Archive for November, 2015

UnknownWhy has McNatt United Methodist Church in rural northeast Indiana nearly tripled in size the past two years?  It still has the same part-time pastor, Rev. Bill Van Haften, who’s served the church the past 18 years.  It still is located on the same county road, far from any town.  It still has the same organist and pianist (who’s 85 years old!).  So what happened?  Why is it attracting lots of new people, including families with young children?

Pastor Van Haften says a great deal has to do with the church’s focus.  It is pretty much focused on prayer and serving others, including folk outside the church, and not much else.  This focus on prayer is central to the church.  In fact, the church’s Pastor-Parish Relations Committee leads in this area.  It meets twice a month to pray!  Prayer is central to the Sunday morning worship service.  When someone is in the hospital, the congregation holds their hands toward the direction of the hospital and prays for that person.  And, they always want to know the results!

A retired pastor, Rev. Fred Kellogg, began praying for the church to experience revival twelve years ago.  Pastor Van Haften says that it’s happening.  The church now has a dozen or so who help preach, each time a new ministry is started it explodes with growth, they’ve just hired a young member to serve as youth director, and attendance has risen from 40 to 110 each Sunday.  The pastor says he’s never seen a church so much of one mind–on praying and serving and worshiping God.

Does your church have a clear focus?  Is prayer a part of it?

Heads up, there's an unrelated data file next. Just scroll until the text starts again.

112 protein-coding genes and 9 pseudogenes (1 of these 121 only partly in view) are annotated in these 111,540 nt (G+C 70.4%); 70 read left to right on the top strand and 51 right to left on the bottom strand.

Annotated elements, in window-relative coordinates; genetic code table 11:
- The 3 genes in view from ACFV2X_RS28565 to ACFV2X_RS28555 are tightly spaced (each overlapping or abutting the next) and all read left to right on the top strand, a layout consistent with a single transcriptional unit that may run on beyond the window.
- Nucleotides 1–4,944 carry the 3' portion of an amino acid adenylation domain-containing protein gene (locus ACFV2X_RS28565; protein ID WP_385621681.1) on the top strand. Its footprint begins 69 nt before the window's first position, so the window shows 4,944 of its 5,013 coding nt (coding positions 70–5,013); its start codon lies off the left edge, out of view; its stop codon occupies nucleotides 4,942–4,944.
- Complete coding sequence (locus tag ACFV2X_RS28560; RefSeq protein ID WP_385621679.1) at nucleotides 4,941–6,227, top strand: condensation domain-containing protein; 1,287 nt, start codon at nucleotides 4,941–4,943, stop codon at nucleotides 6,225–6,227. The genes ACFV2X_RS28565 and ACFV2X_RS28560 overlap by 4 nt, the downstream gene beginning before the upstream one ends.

— Ed Fenstermacher, Associate Director for Church Development

 

 

 

 

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flameEd Stetzer recently wrote a fascinating article in USA Today, about how Americans are becoming even more divided in their faith.  According to a 2014 Pew Research Center study, which was just released,  a growing portion of Americans are less religious, while Christians in the U.S. are becoming stronger in the practice of their faith.  There are fewer nominal Christians–you know, those who only show up to church on  Christmas and Easter–but, those who do show up are more committed.

So how are United Methodist’s faith practices doing?  Using the Pew Research Center’s study, Cynthia Astle, in a Nov. 5th “United Methodist Insite” article, shares some very sobering results.  In fact, she writes:

“Methodism’s founder John Wesley would be downright dismayed, if not completely discouraged, by the Religious Landscape Study’s results on the faith practices of American United Methodists. It’s hard for spiritual leaders to understand how 62 percent of respondents could claim feeling “spiritual peace and wellbeing” at least once a week when so few report regular participation in worship, prayer groups or religious study.”  The report indicates the following:

  • 44% of UM’s attend worship weekly, 39% attend once or twice a month or less
  • 62% say they prayer daily, 21% pray weekly
  • 25% attend a small group weekly, 11% monthly

The Indiana Conference’s bishop, Bishop Michael Coyner, asks the question in a recent article, “Are you a functional atheist?”  His point isn’t that most of us United Methodist’s are atheists, but that we behave as though everything is up to us, that too often we don’t rely on God.